I had another conversation with my son about the situation in New York. As you all know, he is currently working in the Emergency Room in Harlem as a medical surge worker. They have assigned him to be a part of the Red Team, meaning that he sees the most serious 25% of the patients that come into the ED. Please keep in mind that this is not data- this is the story of medical people who are in the trenches. For this reason, the information can’t be verified, but he IS my son, so I trust what he has to say.
Here was what I got out of his report:
Nearly every patient who comes into the hospital has COVID. They remain in PPE for the entire shift. It takes 20 minutes to decontaminate, remove PPE, and then put it back on. That makes it difficult to take a quick bathroom break and even discussed wearing catheters with urine bags taped to their legs, but since no one is drinking fluids at work because of the risk of infection from the water bottle, they don’t have to go too often and the idea was shelved. Yesterday, he took one break where he chugged a bottle of water, ate 5 slices of pizza, and went back to work.
They are out of everything- almost no medicine left that can be used. This isn’t just because of COVID- apparently every bit of medical supplies that come in are being confiscated by the Feds. He complained about the lack of supplies, and a hospital administrator told my son that a large shipment was taken right from the docks in the port. (I am getting reports from medical people all over who are telling me similar stories. The Feds are taking a lot of supplies and not handing ANY of them out. I can’t understand that one.)
The hospital is out of rooms. They have beds in the hallways to handle the overflow. Those are full. So now they hold the patients in the emergency room. When those are full, they will be putting the patients outside in tents.
The USNS Comfort, the hospital ship that is in New York to help with the crisis isn’t really doing anything. The ship has room for 1,000 patients, but only 64 are actually being treated onboard. The reason for this is that the ship has set strict criteria and documentation requirements, and the bar is so high that the hospitals have stopped trying. The criteria? Each patient:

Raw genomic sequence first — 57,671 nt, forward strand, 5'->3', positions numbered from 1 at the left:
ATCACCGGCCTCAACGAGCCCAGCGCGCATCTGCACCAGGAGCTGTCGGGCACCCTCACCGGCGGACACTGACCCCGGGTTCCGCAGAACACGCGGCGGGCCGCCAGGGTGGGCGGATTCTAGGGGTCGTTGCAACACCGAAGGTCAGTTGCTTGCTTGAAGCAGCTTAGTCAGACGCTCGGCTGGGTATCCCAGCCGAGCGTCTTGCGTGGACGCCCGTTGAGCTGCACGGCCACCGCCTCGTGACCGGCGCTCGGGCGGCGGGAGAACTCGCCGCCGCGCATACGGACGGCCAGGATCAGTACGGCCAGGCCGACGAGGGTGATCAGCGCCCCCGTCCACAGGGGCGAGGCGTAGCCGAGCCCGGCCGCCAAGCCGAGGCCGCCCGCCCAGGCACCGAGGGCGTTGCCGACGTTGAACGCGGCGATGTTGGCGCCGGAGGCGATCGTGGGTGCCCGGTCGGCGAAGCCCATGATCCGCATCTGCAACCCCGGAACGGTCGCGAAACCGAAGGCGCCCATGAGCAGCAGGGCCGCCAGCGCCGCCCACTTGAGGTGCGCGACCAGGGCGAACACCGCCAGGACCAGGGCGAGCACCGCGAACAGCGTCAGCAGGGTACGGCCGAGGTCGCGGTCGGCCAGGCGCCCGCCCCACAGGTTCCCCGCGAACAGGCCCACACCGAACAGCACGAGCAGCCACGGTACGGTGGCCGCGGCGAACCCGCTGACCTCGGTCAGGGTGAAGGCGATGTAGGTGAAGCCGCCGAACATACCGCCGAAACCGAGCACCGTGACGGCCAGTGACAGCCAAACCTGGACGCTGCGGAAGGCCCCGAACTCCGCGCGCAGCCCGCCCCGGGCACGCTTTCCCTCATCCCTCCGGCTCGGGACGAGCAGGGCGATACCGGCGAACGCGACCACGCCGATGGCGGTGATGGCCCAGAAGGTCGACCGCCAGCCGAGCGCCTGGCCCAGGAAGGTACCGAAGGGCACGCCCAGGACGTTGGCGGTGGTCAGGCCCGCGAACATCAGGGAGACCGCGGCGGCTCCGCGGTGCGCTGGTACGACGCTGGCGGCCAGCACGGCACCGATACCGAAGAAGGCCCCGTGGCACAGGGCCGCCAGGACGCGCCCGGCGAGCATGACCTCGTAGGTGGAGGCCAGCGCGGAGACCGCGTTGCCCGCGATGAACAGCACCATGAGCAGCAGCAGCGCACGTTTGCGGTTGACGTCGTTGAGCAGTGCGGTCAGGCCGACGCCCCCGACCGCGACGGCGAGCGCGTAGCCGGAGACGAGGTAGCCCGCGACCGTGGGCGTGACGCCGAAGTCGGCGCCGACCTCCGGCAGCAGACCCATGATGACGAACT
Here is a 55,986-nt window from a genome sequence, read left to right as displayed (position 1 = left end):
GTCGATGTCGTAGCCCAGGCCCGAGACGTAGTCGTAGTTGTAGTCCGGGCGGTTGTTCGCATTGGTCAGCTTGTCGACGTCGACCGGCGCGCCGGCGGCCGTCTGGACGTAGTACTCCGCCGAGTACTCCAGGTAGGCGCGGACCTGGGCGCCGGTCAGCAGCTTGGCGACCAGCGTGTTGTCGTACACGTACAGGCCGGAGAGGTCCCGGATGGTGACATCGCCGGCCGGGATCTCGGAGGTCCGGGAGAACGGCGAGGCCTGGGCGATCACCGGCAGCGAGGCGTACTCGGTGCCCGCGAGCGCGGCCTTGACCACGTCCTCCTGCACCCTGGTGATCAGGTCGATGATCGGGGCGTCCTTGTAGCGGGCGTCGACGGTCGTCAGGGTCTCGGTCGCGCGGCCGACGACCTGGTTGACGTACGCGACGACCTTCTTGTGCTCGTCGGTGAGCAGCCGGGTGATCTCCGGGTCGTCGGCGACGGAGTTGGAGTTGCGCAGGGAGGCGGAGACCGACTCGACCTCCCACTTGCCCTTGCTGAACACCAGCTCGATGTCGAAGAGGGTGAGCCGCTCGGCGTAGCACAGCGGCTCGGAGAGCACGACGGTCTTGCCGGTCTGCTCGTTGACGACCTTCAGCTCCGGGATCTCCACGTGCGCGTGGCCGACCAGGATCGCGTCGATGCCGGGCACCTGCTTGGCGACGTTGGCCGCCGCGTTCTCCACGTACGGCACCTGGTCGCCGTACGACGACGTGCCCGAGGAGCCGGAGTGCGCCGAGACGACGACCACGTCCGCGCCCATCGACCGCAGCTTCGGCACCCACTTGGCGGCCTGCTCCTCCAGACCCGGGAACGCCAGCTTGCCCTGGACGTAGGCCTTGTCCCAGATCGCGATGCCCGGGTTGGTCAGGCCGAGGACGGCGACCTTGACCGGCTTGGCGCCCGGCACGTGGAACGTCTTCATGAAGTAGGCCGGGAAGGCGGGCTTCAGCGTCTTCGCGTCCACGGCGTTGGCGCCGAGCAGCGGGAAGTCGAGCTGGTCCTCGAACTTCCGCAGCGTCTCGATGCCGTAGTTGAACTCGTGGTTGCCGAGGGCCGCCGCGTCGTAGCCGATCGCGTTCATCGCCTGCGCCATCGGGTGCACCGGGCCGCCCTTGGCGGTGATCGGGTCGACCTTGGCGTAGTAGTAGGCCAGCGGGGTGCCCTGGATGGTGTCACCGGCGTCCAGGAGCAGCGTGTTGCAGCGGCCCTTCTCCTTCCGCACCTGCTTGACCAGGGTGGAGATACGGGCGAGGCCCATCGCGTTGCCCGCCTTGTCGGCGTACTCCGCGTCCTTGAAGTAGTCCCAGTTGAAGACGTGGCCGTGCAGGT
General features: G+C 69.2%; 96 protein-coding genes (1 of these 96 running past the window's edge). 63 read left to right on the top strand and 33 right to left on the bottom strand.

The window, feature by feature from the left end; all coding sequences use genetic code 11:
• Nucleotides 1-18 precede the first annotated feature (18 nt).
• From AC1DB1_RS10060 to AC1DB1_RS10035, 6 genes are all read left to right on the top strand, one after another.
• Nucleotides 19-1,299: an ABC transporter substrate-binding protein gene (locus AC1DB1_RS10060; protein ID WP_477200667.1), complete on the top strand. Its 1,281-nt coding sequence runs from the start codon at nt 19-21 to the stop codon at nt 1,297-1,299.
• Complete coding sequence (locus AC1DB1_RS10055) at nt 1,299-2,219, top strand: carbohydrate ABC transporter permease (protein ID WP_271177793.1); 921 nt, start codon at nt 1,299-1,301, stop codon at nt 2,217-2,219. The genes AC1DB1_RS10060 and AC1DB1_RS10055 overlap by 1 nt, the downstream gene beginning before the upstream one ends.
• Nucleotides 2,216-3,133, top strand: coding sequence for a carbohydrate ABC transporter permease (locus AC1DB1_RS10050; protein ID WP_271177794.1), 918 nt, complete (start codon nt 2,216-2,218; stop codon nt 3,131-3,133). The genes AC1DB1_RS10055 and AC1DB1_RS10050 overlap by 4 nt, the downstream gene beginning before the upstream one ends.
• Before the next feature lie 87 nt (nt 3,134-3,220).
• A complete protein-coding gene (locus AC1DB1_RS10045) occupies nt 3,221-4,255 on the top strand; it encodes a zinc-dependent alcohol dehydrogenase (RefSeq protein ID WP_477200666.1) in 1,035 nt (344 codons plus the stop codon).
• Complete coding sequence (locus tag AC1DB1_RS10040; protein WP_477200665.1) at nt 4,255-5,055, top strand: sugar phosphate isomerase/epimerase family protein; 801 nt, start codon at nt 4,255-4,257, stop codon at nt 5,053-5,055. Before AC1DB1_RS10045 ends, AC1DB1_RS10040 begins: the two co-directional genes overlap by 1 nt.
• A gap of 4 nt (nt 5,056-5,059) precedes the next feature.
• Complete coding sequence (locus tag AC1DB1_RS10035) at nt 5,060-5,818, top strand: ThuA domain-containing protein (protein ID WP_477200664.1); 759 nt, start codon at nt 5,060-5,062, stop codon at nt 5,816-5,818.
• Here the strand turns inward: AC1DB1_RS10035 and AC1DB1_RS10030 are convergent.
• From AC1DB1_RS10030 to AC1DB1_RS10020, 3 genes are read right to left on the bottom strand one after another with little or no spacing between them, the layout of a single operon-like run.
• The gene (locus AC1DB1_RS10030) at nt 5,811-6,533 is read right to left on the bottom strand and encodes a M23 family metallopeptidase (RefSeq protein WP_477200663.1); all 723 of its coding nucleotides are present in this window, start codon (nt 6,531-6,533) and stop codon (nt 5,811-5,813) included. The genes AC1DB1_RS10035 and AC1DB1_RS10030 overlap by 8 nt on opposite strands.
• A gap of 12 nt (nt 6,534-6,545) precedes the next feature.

– must be an adult
– cannot have any mental health history. At all. (1 in 8 Americans is on antidepressants)
– can not be a user of street drugs (1.1 million New Yorkers are regular users of marijuana)
– must test negative for COVID (remember the part where I said everyone is positive?)
– must arrive with a 5 day supply of all medications (remember that the hospital doesn’t HAVE any)
So this is why the ship is not really making a difference.
It isn’t just COVID patients, the regular patients keep coming in, only now they have COVID on top of their other problems.
– One patient had been having an affair with a married woman. The husband found out, he and his friends held down the amorous man and sliced his face from the edge of his mouth to the earlobes on both sides. When asked if he knew who did it, the man replied that he did, but also stated that he wasn’t going to tell because the cops aren’t throwing anyone in jail, and the guy would then know who snitched and would beat him even worse. He did say that they see very few shootings (even before COVID) because of New York’s draconian drug laws, but there are A LOT of stabbings, beatings, and other physical attacks. Criminals are going to commit crimes.
– One woman came in complaining of shortness of breath. Her numbers looked fine sitting in the triage area, but then asked to get some water. She walked from her bed 30 feet to the water fountain, turned pale, and was then found to have an Oxygen saturation of 56% on 4 liters of O2. They can’t give meds, CPAP doesn’t work, so they go to high flow O2 60 (sixty) liters per minute by high flow cannula. Within 2 hours, this is what her numbers looked like:
Breathing 51 times a minute on 60 liters of oxygen, and still only having an oxygen saturation of 76 percent means that she is not doing well at all. They had tried everything. This woman was dying, so the decision was made to intubate her and place her on a ventilator. Ventilators are a last ditch attempt and a virtual death sentence. Due to isolation protocol, no visitors are allowed in patient areas, so they have a set of iPads for patients to use that are connected by Facetime to iPads in the visiting areas. They let the woman and the family say their goodbyes, and then they placed the woman in a medically induced coma and put her on the ventilator. She will likely die within the next few days.
At the end of his shift, he was standing on the corner waiting on a ride back to his hotel, and people who walked by were thanking him for coming to NYC to help them. A group of young men actually stood with him until his ride got there, saying that they were making sure he was safe, because it isn’t a neighborhood where white dudes should be waiting alone after dark. (Their words as relayed by my son.)
That was about it. He is doing well and is feeling like he is being challenged. He also says that he feels like he is earning “street cred” by being a part of this, and it will look good on his resume. He is definitely smarter than his old paramedic dad. I can’t express how proud I am of what he has accomplished, and what he is doing now. I just worry for his safety. I have friends and former coworkers who work for NY EMS and for FDNY. They will look out for him as well.